Saturday, Feb. 15, 2014 | 2:02 a.m.
In response to Thursday’s column by Paul Krugman “Writing off the unemployed,” I am saddened by this Nobel laureate abandoning his foundation in economics and facts and switching to emotional appeal.
The federal government has been providing extended unemployment benefits for several years. Formerly, a total of two years of benefits were available, but that had been slowly reduced to a year and a half.
It should be a simple task to survey those whose benefits have ended in the past few years to determine whether or when they found employment.
If it only took a few months to find work, then the argument that they’ve been coasting until their benefits expired seems to be valid. If they remain unemployed, then other measures need to be taken to enable them to find work; paying them to not work certainly doesn’t seem to be accomplishing much.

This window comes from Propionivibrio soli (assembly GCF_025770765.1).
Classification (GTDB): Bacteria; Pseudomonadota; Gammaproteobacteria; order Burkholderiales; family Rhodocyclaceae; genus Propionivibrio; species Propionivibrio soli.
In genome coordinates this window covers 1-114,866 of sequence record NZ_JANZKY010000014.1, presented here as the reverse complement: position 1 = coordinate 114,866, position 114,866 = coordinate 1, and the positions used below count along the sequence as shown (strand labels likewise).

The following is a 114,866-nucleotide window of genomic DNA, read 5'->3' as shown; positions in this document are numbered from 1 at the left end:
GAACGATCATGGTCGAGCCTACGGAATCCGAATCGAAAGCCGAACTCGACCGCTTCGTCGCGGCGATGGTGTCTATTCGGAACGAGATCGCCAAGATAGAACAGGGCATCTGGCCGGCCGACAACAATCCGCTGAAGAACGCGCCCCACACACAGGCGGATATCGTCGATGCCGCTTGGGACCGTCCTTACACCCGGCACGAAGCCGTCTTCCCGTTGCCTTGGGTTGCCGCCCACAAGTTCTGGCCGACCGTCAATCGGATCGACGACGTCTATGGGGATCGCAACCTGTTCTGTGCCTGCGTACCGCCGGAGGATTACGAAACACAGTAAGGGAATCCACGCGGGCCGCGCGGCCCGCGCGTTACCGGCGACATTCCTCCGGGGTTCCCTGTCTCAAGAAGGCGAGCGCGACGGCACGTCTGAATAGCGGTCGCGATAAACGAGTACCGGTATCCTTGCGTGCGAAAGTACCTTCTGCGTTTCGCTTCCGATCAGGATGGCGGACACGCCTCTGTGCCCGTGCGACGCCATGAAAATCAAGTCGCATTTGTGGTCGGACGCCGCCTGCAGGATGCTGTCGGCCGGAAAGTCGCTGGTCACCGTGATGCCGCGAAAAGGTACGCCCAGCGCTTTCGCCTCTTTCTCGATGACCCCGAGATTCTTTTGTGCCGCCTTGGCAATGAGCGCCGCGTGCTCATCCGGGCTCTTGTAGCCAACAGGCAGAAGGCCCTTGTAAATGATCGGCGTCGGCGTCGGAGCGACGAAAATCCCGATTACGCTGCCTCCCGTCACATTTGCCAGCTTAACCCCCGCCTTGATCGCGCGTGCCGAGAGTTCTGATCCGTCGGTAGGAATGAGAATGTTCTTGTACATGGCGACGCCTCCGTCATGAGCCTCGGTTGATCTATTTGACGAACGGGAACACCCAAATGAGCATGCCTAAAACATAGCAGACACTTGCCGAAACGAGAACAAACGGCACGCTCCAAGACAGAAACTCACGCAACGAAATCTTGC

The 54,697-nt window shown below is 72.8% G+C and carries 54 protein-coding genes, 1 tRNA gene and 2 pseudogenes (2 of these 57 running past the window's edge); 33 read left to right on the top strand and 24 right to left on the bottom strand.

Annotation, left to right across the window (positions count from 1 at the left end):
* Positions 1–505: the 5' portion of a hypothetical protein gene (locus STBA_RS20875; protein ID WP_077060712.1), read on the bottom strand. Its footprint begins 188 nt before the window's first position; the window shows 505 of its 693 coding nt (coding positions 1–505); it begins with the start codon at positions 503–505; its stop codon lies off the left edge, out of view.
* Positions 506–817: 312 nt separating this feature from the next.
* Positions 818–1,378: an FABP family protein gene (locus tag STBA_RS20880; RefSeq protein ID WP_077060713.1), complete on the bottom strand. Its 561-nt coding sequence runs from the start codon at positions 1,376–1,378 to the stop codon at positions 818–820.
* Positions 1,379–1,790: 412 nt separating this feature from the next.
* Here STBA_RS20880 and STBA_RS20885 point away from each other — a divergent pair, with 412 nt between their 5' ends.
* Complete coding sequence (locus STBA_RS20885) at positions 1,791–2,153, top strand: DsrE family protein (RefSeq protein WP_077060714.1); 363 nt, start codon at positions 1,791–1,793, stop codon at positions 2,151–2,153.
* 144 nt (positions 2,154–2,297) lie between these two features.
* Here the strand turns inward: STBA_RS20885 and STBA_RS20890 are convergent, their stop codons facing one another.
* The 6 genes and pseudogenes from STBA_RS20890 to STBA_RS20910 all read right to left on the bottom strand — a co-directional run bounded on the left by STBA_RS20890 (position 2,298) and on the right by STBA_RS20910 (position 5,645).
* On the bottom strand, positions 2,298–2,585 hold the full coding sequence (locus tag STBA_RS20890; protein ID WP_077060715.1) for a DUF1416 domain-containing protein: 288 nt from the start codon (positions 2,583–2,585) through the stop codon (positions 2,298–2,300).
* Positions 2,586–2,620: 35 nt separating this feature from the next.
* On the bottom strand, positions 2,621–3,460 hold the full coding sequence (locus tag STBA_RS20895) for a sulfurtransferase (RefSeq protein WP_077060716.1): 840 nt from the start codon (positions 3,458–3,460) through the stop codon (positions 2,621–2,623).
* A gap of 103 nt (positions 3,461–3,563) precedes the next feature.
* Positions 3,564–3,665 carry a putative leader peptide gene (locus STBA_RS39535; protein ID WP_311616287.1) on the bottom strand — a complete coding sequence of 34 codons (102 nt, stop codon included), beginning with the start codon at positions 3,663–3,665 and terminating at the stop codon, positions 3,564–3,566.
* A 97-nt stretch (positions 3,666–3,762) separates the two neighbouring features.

At least we won’t be guessing anymore; we’ll know what the situation is and whether it needs to be addressed.
The lack of such a survey would lead me to wonder whether Krugman suspects what it would reveal and doesn’t want to disclose facts that refute his position.